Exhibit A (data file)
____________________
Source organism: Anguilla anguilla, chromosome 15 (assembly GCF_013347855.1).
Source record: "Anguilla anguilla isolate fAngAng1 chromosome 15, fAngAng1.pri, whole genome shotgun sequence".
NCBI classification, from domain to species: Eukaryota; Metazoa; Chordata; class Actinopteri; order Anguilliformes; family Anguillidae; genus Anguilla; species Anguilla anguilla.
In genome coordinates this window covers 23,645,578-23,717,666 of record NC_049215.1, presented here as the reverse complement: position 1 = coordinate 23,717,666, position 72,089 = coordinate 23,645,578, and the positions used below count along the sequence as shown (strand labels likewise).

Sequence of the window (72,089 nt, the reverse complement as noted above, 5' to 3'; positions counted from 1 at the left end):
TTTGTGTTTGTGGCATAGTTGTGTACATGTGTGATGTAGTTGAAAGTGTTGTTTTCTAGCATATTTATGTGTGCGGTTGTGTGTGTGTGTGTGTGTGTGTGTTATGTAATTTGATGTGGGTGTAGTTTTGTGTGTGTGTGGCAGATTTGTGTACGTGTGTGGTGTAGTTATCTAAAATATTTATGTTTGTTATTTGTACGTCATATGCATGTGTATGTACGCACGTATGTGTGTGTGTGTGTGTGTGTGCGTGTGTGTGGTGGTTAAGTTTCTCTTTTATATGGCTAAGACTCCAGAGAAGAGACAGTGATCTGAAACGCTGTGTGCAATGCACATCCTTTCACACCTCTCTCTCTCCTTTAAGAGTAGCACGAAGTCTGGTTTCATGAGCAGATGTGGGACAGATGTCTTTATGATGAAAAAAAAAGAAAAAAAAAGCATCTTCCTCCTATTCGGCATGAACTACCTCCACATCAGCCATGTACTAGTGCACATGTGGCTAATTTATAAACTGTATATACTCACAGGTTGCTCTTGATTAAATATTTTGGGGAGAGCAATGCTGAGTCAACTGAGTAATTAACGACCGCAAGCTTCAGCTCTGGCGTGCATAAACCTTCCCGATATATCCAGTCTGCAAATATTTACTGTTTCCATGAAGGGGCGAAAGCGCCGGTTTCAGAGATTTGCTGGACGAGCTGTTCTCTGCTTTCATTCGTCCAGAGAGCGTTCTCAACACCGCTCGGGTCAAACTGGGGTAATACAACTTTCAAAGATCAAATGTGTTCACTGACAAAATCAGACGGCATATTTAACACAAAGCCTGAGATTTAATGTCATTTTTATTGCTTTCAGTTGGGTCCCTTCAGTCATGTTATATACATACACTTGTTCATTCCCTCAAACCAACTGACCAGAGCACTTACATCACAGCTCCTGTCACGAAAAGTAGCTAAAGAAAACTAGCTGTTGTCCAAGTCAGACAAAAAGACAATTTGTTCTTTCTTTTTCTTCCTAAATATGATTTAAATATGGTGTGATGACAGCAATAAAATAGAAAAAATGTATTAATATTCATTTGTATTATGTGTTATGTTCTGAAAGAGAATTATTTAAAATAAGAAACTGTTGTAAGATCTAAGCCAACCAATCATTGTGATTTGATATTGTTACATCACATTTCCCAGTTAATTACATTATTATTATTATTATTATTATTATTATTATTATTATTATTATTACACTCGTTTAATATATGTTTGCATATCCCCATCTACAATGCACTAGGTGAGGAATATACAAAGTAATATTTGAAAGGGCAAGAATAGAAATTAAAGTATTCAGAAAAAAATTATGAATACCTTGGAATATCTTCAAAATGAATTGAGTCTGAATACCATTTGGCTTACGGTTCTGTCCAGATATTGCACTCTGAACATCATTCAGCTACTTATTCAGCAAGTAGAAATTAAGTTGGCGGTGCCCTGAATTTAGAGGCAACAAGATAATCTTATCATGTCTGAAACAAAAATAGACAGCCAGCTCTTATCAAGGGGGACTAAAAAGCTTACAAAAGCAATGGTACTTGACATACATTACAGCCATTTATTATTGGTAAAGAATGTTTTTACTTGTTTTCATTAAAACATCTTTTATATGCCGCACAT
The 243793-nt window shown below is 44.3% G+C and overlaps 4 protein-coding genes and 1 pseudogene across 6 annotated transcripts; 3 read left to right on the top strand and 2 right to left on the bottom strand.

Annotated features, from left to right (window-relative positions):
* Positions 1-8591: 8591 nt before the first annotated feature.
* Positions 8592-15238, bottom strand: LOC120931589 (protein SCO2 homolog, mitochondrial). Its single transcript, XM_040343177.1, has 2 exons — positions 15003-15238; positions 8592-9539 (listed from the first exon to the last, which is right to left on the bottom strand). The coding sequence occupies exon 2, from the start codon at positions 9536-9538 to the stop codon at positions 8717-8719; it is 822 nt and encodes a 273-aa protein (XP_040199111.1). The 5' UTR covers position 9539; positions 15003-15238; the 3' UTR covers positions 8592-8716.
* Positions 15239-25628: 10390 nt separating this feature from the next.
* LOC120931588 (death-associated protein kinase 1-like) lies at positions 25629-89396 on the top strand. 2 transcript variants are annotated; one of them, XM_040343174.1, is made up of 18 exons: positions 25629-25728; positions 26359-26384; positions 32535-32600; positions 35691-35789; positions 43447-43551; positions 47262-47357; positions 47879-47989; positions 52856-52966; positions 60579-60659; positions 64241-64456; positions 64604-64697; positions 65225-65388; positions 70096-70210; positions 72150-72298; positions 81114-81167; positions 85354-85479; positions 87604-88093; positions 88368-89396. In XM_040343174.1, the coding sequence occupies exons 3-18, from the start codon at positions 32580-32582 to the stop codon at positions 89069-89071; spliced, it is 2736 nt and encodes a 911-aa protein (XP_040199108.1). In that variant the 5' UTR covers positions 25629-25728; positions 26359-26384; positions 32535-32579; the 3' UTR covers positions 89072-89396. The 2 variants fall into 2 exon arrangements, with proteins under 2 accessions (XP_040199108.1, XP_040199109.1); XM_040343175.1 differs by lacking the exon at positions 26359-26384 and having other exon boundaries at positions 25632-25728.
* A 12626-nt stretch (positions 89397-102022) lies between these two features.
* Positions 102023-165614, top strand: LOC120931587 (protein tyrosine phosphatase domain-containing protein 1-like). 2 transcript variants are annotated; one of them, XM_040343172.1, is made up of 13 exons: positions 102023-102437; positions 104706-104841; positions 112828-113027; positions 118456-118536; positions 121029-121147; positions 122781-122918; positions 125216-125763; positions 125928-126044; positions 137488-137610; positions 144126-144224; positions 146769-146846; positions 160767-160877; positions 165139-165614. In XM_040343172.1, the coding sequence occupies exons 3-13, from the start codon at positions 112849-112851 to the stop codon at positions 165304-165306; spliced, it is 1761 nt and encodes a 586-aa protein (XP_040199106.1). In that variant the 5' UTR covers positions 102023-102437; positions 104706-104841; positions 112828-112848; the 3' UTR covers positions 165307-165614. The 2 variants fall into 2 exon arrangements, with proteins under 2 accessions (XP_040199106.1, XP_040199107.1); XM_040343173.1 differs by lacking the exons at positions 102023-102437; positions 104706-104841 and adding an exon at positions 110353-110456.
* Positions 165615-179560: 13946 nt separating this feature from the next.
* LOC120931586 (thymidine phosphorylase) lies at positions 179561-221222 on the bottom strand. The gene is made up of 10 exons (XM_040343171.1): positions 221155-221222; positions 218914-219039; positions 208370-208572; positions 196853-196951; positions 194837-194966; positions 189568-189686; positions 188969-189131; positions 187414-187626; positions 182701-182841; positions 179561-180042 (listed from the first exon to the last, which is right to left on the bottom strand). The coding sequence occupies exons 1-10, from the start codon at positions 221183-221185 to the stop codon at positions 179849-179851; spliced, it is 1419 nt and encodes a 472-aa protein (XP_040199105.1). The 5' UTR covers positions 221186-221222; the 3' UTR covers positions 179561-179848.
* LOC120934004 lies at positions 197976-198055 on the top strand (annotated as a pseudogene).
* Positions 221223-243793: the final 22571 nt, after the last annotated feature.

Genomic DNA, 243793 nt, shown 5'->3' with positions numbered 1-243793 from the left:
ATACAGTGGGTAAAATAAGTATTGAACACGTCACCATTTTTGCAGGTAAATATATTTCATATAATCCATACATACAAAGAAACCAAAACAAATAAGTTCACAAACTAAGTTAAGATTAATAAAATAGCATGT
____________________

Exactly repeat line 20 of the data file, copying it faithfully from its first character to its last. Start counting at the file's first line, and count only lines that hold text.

ATACAGTGGGTAAAATAAGTATTGAACACGTCACCATTTTTGCAGGTAAATATATTTCATATAATCCATACATACAAAGAAACCAAAACAAATAAGTTCACAAACTAAGTTAAGATTAATAAAATAGCATGT